3rd Sunday after Pentecost | They Said It Couldn’t Be Done | Mark 4:26-34 | Pastor Norma Johnson | June 13, 2021

They Said It Couldn’t Be Done

It was 1848!  And, someone suggested a bridge across the Niagara.  Imagine it!  A bridge!  Where the canyon walls were so steep, and the rapids so wild!  A bridge?  “What will they think of next?”

Now, just think of it.  It would save miles and miles of travel, and it would solve many problems.

But was it possible?

Could it be?

And, if so, how were they to begin?

With the walls so steep – and the rapids so fierce, how would they ever get the first strand across from cliff to cliff?

And then, someone had a bright idea.  They would offer a ten-dollar prize to the kid who could fly a kite from one side to the other.  And, yes, that’s how the very first string got across the chasm!

That string was connected to a larger string, and it, in turn, was connected to a slender cable, and the slender cable was connected to a stronger cable – and that, is what made the entire construction possible!

And you guessed it!  When the project was first announced, the critics had laughed at the whole thought of it.  When they heard that a kite was going to solve the problem, the sophisticated engineers had a field day!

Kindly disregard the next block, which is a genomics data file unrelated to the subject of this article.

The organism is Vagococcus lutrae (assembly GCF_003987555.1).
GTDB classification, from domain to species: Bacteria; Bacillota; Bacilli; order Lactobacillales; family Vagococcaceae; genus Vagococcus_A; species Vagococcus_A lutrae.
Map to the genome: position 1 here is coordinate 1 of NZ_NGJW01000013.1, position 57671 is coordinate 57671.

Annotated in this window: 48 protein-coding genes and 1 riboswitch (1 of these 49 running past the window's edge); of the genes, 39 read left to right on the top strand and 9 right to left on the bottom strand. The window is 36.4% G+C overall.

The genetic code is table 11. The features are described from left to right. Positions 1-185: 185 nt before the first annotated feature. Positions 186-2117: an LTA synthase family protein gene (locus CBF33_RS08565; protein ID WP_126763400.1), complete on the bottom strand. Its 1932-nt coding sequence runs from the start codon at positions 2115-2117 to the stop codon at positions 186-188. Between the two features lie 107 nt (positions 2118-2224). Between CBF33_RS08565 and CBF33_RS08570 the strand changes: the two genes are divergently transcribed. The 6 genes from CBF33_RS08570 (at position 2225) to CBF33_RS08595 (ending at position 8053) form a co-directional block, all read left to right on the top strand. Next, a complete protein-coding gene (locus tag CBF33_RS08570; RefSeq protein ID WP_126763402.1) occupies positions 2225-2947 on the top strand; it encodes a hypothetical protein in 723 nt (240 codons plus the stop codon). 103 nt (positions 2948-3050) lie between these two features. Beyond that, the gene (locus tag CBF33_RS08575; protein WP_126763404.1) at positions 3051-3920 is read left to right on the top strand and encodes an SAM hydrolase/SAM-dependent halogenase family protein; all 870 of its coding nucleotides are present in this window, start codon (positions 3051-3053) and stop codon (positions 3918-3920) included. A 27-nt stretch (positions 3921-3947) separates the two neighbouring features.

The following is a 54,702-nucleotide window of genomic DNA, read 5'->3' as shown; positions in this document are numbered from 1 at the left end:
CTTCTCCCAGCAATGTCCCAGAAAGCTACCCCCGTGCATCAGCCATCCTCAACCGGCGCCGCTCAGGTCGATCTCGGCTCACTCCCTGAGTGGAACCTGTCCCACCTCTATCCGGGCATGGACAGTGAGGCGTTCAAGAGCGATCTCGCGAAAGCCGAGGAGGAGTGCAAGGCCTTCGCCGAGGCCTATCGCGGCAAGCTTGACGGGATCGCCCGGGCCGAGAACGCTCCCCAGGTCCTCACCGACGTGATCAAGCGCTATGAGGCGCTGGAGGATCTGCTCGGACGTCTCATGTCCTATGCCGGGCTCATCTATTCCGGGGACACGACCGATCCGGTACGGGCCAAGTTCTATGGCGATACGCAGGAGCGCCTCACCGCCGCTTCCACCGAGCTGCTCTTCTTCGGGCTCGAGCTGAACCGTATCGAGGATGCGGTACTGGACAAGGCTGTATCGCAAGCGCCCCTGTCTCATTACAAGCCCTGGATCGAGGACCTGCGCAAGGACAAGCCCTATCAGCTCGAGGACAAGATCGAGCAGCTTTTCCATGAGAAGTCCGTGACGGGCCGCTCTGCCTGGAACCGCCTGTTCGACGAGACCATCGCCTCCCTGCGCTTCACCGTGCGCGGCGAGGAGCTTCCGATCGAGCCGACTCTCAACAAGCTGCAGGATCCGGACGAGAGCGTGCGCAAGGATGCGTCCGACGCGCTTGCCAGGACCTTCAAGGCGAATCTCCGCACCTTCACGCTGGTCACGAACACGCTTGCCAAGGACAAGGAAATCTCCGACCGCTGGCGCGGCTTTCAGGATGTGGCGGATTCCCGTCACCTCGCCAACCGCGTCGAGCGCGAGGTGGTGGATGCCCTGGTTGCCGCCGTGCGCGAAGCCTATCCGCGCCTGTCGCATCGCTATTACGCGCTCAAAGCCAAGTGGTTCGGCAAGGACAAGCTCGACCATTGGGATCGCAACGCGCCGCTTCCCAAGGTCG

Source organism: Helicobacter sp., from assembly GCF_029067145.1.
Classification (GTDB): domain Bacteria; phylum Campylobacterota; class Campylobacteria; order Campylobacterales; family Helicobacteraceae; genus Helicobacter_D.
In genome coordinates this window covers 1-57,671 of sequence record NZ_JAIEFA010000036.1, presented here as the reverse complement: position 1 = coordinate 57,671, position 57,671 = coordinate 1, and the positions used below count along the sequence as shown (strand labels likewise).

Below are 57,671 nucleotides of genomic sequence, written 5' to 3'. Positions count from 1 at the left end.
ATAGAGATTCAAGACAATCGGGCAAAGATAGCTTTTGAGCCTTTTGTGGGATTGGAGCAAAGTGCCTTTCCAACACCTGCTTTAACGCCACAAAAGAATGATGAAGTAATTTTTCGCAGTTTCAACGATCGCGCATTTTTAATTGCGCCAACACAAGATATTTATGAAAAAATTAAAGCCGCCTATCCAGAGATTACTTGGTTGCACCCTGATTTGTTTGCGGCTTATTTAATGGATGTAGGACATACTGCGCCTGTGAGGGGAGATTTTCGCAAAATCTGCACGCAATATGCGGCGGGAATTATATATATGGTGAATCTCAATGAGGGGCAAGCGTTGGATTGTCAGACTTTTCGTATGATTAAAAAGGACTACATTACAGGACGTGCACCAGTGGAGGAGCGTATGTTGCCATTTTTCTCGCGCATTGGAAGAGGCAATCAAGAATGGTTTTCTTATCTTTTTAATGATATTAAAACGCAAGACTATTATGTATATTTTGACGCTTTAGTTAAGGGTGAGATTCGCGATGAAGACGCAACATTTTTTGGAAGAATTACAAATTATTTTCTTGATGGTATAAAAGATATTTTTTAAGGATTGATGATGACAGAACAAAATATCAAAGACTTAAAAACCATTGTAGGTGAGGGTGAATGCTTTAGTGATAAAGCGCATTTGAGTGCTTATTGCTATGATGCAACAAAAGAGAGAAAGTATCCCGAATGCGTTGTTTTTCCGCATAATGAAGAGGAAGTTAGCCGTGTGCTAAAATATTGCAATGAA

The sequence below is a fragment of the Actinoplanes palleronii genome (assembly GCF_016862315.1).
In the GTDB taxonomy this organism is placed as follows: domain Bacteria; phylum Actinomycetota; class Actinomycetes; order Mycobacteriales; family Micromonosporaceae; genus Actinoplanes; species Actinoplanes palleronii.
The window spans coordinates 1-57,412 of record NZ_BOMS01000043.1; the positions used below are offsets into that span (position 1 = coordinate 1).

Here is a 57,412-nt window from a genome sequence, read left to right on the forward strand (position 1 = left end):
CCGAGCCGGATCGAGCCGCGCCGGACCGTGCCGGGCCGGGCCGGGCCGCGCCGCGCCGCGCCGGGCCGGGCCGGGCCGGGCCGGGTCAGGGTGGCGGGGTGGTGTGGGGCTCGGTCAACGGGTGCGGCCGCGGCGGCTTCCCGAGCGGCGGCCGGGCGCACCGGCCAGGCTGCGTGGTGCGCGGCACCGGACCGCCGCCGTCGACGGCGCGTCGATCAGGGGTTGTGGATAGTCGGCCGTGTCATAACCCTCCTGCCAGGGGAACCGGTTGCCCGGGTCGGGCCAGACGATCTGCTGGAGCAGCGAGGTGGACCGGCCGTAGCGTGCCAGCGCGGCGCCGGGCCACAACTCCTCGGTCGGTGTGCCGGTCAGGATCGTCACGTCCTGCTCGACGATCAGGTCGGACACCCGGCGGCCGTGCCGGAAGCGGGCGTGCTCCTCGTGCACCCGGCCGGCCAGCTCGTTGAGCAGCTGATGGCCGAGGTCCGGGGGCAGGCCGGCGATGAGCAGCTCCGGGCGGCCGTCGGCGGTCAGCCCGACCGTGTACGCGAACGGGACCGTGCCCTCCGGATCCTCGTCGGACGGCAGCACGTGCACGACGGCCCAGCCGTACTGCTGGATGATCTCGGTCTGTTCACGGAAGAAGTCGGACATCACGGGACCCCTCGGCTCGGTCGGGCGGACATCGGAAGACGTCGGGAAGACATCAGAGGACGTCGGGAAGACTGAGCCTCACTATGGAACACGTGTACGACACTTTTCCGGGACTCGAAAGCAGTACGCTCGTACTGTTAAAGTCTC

But, history had the last laugh!  One young boy, Homan Walsh by name, flew the first string across the chasm with his kite – and the process began – working out just as it had been envisioned!  Homan collected his ten dollars … and the great suspension bridge was started – with a single string on a kite!

And that’s just how it is with God’s kingdom.  It begins with the little things!  That’s what it says in our Gospel lesson this morning.  That’s what Jesus is saying with the two stories about seeds.  That it begins with the little things.

But he tells us even more!  He tells us that the reality of the kingdom is achieved by God’s power – not ours!

In the first parable, the farmer plants the seed and harvests the results.  However, the seeds and the land go about their divinely ordered tasks without human aid or supervision.  You see, all of the growing lies in the strong and silent hands of God.  Yes, we do have a part to play – but Jesus is saying that we are not to overestimate our role.

In the second parable, we are told how the kingdom will grow to grand proportions – like the mustard seed which grows into a shrub in Galilee that often measures 8 to 10 feet high.

In both cases, the story begins with the little things – the seeds.  And, it is the mystery of God’s power at work that brings about the results … far beyond our wildest imaginings.

So it is with many an instance recorded for us in scripture.  Take, for instance, Abraham!  He must have wondered what God was up to.  He probably thought:  Are you serious, Lord?  Did I hear you correctly?

Today his response might have sounded something like this:  You say you want me to withdraw my money from the bank, pull up my stakes, leave the friends I have grown up with – and move to a “somewhere land” which has no name?  You must be kidding, Lord.